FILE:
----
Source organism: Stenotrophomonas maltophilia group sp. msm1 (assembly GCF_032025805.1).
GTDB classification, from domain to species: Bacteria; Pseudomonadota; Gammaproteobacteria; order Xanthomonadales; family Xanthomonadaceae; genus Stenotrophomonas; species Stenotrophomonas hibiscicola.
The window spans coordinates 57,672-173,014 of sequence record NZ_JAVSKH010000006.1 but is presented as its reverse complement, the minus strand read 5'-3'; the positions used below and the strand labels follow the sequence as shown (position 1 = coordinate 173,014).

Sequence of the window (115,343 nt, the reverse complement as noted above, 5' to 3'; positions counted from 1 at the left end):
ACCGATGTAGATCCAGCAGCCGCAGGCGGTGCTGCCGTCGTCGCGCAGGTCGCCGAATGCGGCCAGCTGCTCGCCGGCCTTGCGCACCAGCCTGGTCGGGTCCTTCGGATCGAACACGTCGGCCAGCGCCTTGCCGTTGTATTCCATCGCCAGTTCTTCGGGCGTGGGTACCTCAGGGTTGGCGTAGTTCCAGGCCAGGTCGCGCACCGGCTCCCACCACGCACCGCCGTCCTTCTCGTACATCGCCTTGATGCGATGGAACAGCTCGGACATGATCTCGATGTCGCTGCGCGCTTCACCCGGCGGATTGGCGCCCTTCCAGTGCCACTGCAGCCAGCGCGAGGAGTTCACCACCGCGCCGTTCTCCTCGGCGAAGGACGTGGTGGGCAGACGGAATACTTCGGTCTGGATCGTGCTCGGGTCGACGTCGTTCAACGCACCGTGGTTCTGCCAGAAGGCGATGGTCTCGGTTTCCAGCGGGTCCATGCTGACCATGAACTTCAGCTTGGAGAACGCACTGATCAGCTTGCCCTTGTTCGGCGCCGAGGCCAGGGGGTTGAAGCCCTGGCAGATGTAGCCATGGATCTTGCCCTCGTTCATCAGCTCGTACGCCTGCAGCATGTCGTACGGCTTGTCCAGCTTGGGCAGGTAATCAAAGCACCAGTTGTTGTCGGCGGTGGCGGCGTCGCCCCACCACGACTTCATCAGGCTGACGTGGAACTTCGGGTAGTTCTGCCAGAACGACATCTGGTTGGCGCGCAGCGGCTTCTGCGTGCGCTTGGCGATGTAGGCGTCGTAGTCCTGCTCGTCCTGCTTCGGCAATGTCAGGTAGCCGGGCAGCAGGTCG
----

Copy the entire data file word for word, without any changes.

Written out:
Source organism: Stenotrophomonas maltophilia group sp. msm1 (assembly GCF_032025805.1).
GTDB classification, from domain to species: Bacteria; Pseudomonadota; Gammaproteobacteria; order Xanthomonadales; family Xanthomonadaceae; genus Stenotrophomonas; species Stenotrophomonas hibiscicola.
The window spans coordinates 57,672-173,014 of sequence record NZ_JAVSKH010000006.1 but is presented as its reverse complement, the minus strand read 5'-3'; the positions used below and the strand labels follow the sequence as shown (position 1 = coordinate 173,014).

Sequence of the window (115,343 nt, the reverse complement as noted above, 5' to 3'; positions counted from 1 at the left end):
ACCGATGTAGATCCAGCAGCCGCAGGCGGTGCTGCCGTCGTCGCGCAGGTCGCCGAATGCGGCCAGCTGCTCGCCGGCCTTGCGCACCAGCCTGGTCGGGTCCTTCGGATCGAACACGTCGGCCAGCGCCTTGCCGTTGTATTCCATCGCCAGTTCTTCGGGCGTGGGTACCTCAGGGTTGGCGTAGTTCCAGGCCAGGTCGCGCACCGGCTCCCACCACGCACCGCCGTCCTTCTCGTACATCGCCTTGATGCGATGGAACAGCTCGGACATGATCTCGATGTCGCTGCGCGCTTCACCCGGCGGATTGGCGCCCTTCCAGTGCCACTGCAGCCAGCGCGAGGAGTTCACCACCGCGCCGTTCTCCTCGGCGAAGGACGTGGTGGGCAGACGGAATACTTCGGTCTGGATCGTGCTCGGGTCGACGTCGTTCAACGCACCGTGGTTCTGCCAGAAGGCGATGGTCTCGGTTTCCAGCGGGTCCATGCTGACCATGAACTTCAGCTTGGAGAACGCACTGATCAGCTTGCCCTTGTTCGGCGCCGAGGCCAGGGGGTTGAAGCCCTGGCAGATGTAGCCATGGATCTTGCCCTCGTTCATCAGCTCGTACGCCTGCAGCATGTCGTACGGCTTGTCCAGCTTGGGCAGGTAATCAAAGCACCAGTTGTTGTCGGCGGTGGCGGCGTCGCCCCACCACGACTTCATCAGGCTGACGTGGAACTTCGGGTAGTTCTGCCAGAACGACATCTGGTTGGCGCGCAGCGGCTTCTGCGTGCGCTTGGCGATGTAGGCGTCGTAGTCCTGCTCGTCCTGCTTCGGCAATGTCAGGTAGCCGGGCAGCAGGTCG